The 52 finalists of Australia’s almost always controversial annual Archibald Prize for portraiture have been announced. I’ve posted a few that intrigue me below – you can see who else made the cut on the Gallery of New South Wales website HERE. If you get the chance, you should most definitely check out the Archi 100: A Century of the The Archibald Prize currently touring Australia too.
I saw it at
Geelong Art Gallery in February (above) when I was dropping my daughter down to start Med School at Deakin Uni; it’s currently showing at Cairns Art Gallery.
2022 Archibald Prize Finalists
Solomon Kammer The (disabled artist) hustle oil on canvas 87.6 x 150.2 cm The subject of Solomon Kammer’s portrait, Jamila Main, is a playwright and actor as well as a disability inclusion consultant and activist who demands equal rights and access for people with disability.
Robert Malherbe Dana, head in hands oil on canvas 30.2 x 30.2 cm The subject of Robert Malherbe’s painting is Dana Rayson, an award-winning motion graphics designer and Malherbe’s wife of 30 years, who models for him on occasion. ‘I wanted a feeling of inwardness from the pose: a contained anxiety; penetrating knowledge in a pair of blue eyes. I have contrasted these quiet sensations with the gloves, painted in an intense cadmium red, which pushes Dana’s face forward and suggests a louder sound.’ Art Gallery of NSW
Claus Stangl Taika Waititi acrylic on canvas ‘I wanted to create a portrait that captured Taika’s sense of humour and to execute it in a playful cinematic style.”
Joan Ross ‘You were my biggest regret’: diary entry 1806 oil and alkyd paint on PVC with printed perspex backing 154 x 123.5 cm Joan Ross is known for her interdisciplinary practice that confronts Australia’s colonial legacy. In this portrait, she has painted herself as a colonial woman holding the stump of a tree with deep tenderness, like a lover.‘As a child seeing a tree cut down, I would imagine all the insects and spiders and birds living in them. I wondered where they would go – I envisaged them trudging along in a long line looking for a new home.’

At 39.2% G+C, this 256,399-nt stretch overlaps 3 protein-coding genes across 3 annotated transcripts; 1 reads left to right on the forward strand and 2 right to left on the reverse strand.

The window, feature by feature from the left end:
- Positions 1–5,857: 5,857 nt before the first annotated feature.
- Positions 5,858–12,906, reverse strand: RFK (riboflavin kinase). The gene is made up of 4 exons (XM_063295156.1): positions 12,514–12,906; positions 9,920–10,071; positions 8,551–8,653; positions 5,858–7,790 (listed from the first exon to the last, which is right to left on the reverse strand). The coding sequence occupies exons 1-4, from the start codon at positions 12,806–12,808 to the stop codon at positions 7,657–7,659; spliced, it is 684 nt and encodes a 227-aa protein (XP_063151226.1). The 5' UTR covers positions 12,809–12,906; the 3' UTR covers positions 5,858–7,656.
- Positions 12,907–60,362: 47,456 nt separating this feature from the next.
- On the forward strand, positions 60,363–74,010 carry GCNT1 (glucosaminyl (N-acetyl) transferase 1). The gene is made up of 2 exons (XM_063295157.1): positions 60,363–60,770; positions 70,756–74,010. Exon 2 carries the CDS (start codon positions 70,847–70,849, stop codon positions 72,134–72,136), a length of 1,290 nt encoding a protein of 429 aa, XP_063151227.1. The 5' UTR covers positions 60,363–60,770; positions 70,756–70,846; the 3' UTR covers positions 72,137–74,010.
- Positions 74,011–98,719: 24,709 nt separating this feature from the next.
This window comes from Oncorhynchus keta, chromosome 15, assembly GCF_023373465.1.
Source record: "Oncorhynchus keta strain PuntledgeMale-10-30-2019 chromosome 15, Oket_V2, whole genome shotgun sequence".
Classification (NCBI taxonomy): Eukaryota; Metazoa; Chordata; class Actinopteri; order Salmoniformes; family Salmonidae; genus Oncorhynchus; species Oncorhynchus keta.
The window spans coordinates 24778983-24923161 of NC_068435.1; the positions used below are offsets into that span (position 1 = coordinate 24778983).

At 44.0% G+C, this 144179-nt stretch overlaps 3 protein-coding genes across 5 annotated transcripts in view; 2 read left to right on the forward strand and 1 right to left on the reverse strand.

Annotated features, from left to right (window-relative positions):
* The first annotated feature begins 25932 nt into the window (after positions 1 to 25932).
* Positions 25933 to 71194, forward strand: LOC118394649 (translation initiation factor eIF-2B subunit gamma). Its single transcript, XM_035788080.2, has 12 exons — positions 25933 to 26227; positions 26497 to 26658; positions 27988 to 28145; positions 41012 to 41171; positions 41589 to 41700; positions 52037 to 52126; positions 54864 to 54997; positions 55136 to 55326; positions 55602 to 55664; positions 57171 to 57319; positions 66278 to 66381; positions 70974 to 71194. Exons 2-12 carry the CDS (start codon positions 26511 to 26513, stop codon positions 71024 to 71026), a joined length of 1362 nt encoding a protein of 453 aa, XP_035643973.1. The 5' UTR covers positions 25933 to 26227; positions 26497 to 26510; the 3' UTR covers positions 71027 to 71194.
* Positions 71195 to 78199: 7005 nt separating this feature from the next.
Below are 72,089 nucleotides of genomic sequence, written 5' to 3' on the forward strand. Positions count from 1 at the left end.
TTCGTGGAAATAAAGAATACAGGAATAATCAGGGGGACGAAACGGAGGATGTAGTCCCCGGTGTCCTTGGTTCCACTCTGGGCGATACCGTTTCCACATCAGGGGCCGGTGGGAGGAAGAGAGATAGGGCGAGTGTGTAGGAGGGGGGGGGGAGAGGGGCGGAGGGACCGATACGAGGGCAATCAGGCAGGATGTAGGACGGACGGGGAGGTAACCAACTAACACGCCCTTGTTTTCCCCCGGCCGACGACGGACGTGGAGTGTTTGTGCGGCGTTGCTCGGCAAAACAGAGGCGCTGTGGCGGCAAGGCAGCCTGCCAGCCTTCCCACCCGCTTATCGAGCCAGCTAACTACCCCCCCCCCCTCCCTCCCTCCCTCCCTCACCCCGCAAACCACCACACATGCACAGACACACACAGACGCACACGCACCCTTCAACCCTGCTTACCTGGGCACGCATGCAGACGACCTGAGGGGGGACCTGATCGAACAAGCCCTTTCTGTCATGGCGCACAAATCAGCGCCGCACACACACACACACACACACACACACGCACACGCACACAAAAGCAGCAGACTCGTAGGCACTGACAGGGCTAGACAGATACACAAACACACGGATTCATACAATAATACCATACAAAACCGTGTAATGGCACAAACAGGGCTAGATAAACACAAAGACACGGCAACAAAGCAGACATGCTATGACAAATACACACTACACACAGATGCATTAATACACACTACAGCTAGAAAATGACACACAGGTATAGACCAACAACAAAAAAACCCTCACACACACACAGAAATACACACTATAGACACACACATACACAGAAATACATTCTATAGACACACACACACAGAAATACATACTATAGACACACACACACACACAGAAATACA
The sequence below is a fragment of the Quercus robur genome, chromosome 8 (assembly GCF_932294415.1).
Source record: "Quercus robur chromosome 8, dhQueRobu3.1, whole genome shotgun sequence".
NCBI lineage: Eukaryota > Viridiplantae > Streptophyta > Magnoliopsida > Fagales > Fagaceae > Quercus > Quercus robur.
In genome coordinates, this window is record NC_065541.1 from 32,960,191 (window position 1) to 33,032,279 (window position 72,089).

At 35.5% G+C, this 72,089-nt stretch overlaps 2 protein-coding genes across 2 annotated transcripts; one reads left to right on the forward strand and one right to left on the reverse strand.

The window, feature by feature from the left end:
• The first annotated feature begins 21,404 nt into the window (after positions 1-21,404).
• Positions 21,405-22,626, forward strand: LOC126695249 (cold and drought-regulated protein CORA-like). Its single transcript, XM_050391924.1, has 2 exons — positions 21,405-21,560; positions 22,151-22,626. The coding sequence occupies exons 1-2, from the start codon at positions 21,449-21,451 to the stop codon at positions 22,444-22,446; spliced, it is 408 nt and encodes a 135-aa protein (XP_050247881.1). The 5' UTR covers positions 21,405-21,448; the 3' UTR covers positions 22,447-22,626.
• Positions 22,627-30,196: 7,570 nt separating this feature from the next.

Jonathan Dalton Day 77 oil on linen 167.8 x 213.6 cm It was Jonathan Dalton’s birthday when his wife mentioned that they had been in lockdown due to the COVID-19 pandemic for 77 days, knowing he was born in 1977 and that the little numerical coincidence would appeal to him. ‘That same day, I saw a reflection of our family on the black TV screen – all huddled together in our little cave, safe from the outside world.
Natasha Walsh Dear Brett (the blue room) oil on copper 22.5 x 29.5 cm In this self-portrait, Natasha Walsh celebrates the inner workings of the artist’s studio, while also subverting the historically limiting place of women within this space.‘Referencing Brett Whiteley’s 1976 Archibald-winning work Self-portrait in the studio, I have repositioned the nude from the bottom left-hand corner, where she lay inert, to hold the active position of an artist painting her own nude representation through mirrors..
Yoshio Honjo Yumi Stynes as onna-musha (female samurai) natural earth pigments on handmade washi paper 97 x 66 cm Yumi Stynes is a second-generation Japanese–Australian. She is an author, broadcaster, television presenter, food fanatic, fitness enthusiast and mother of four. Her podcast Ladies, we need to talk, a focus on women’s health and social issues, airs on ABC Radio. Japanese-born, Sydney-based artist and tattooist Yoshio Honjo has depicted Stynes as an onna-musha (female samurai or warrior) to reflect her strength and influence.